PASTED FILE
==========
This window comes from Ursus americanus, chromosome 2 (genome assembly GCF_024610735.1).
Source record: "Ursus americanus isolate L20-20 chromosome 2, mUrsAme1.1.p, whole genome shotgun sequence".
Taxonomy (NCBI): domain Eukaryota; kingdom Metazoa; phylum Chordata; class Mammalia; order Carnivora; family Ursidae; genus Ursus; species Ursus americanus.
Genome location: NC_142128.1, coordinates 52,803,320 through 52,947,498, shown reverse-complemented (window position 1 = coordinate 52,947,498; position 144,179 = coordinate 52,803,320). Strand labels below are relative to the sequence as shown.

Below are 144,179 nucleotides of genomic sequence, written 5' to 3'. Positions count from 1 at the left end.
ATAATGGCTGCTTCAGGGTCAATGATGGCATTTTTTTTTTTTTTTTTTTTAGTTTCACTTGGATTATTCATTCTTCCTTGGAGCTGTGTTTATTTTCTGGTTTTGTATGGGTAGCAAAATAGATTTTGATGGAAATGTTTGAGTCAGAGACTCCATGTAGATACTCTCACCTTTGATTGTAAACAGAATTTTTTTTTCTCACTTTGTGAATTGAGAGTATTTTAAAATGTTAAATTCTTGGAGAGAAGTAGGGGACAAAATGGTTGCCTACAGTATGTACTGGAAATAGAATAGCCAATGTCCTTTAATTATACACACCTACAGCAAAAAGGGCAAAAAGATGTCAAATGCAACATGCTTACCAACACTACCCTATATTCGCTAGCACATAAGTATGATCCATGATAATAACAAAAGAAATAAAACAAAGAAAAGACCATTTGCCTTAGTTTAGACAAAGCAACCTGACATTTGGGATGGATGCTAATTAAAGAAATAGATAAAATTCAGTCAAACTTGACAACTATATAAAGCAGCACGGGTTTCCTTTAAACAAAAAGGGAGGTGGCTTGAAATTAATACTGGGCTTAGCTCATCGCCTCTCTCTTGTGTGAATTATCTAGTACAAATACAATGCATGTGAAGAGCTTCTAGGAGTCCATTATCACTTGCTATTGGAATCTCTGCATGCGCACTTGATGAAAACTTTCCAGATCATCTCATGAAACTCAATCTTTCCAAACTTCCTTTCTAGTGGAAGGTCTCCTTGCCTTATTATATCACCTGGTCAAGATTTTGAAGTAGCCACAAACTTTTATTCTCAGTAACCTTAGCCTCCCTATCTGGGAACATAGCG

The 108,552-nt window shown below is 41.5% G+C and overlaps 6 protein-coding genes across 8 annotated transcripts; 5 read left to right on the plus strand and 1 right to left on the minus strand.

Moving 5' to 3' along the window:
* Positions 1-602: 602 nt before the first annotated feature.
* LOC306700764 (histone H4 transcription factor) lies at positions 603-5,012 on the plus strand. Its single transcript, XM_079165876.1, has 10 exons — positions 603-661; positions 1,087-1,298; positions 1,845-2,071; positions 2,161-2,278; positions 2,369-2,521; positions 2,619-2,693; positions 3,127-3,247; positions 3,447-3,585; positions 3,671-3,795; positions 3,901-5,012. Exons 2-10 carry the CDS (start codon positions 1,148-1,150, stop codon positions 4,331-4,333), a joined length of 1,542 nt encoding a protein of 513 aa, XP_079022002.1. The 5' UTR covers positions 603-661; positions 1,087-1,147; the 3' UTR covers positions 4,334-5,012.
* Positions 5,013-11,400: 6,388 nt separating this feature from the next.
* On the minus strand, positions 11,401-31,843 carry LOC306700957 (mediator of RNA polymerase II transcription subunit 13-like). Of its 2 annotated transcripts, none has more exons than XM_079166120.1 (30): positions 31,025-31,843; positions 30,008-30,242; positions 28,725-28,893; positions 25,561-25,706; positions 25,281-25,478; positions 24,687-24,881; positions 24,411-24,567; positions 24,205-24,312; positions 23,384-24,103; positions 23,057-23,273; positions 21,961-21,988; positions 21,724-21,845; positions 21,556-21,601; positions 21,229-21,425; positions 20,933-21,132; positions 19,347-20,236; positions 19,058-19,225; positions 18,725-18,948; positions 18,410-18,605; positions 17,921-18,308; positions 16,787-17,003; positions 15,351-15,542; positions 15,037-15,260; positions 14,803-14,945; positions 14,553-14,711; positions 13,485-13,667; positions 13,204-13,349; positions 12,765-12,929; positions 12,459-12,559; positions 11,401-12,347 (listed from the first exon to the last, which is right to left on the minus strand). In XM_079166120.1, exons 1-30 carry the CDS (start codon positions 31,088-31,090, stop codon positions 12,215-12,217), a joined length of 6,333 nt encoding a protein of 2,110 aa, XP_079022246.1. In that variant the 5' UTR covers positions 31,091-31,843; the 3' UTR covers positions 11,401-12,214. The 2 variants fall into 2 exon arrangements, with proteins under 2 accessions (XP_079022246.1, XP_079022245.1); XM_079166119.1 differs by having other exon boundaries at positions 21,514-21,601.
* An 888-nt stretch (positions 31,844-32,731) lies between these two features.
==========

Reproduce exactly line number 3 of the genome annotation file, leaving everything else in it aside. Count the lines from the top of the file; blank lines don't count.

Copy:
Taxonomy (NCBI): domain Eukaryota; kingdom Metazoa; phylum Chordata; class Mammalia; order Carnivora; family Ursidae; genus Ursus; species Ursus americanus.